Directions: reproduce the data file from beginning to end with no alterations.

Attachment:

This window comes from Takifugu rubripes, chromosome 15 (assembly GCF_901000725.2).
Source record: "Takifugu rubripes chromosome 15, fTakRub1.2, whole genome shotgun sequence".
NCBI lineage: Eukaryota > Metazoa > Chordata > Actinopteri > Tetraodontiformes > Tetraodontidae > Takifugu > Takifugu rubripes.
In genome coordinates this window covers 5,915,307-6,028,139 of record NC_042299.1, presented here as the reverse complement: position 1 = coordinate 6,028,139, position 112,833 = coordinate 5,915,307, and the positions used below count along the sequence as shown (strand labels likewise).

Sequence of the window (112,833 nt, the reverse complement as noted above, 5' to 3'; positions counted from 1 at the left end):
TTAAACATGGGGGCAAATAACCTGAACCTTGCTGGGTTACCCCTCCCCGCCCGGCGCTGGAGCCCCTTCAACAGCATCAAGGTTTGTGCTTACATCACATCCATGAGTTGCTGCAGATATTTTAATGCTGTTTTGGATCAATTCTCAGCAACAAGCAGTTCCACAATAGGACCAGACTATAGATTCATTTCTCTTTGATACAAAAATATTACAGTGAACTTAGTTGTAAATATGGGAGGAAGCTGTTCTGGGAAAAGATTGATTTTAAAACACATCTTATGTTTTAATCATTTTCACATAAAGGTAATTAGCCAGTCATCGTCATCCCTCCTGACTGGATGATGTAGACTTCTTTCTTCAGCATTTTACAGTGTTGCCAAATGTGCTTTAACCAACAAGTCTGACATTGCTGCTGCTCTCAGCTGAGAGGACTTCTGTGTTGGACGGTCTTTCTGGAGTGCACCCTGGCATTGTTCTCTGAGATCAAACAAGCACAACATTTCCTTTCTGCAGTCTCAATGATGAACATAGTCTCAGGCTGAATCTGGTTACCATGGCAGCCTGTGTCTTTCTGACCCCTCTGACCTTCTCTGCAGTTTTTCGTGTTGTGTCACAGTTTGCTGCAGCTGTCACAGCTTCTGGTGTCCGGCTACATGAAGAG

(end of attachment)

This window comes from Takifugu rubripes, chromosome 15 (assembly GCF_901000725.2).
Source record: "Takifugu rubripes chromosome 15, fTakRub1.2, whole genome shotgun sequence".
NCBI lineage: Eukaryota > Metazoa > Chordata > Actinopteri > Tetraodontiformes > Tetraodontidae > Takifugu > Takifugu rubripes.
In genome coordinates this window covers 5,915,307-6,028,139 of record NC_042299.1, presented here as the reverse complement: position 1 = coordinate 6,028,139, position 112,833 = coordinate 5,915,307, and the positions used below count along the sequence as shown (strand labels likewise).

Sequence of the window (112,833 nt, the reverse complement as noted above, 5' to 3'; positions counted from 1 at the left end):
TTAAACATGGGGGCAAATAACCTGAACCTTGCTGGGTTACCCCTCCCCGCCCGGCGCTGGAGCCCCTTCAACAGCATCAAGGTTTGTGCTTACATCACATCCATGAGTTGCTGCAGATATTTTAATGCTGTTTTGGATCAATTCTCAGCAACAAGCAGTTCCACAATAGGACCAGACTATAGATTCATTTCTCTTTGATACAAAAATATTACAGTGAACTTAGTTGTAAATATGGGAGGAAGCTGTTCTGGGAAAAGATTGATTTTAAAACACATCTTATGTTTTAATCATTTTCACATAAAGGTAATTAGCCAGTCATCGTCATCCCTCCTGACTGGATGATGTAGACTTCTTTCTTCAGCATTTTACAGTGTTGCCAAATGTGCTTTAACCAACAAGTCTGACATTGCTGCTGCTCTCAGCTGAGAGGACTTCTGTGTTGGACGGTCTTTCTGGAGTGCACCCTGGCATTGTTCTCTGAGATCAAACAAGCACAACATTTCCTTTCTGCAGTCTCAATGATGAACATAGTCTCAGGCTGAATCTGGTTACCATGGCAGCCTGTGTCTTTCTGACCCCTCTGACCTTCTCTGCAGTTTTTCGTGTTGTGTCACAGTTTGCTGCAGCTGTCACAGCTTCTGGTGTCCGGCTACATGAAGAG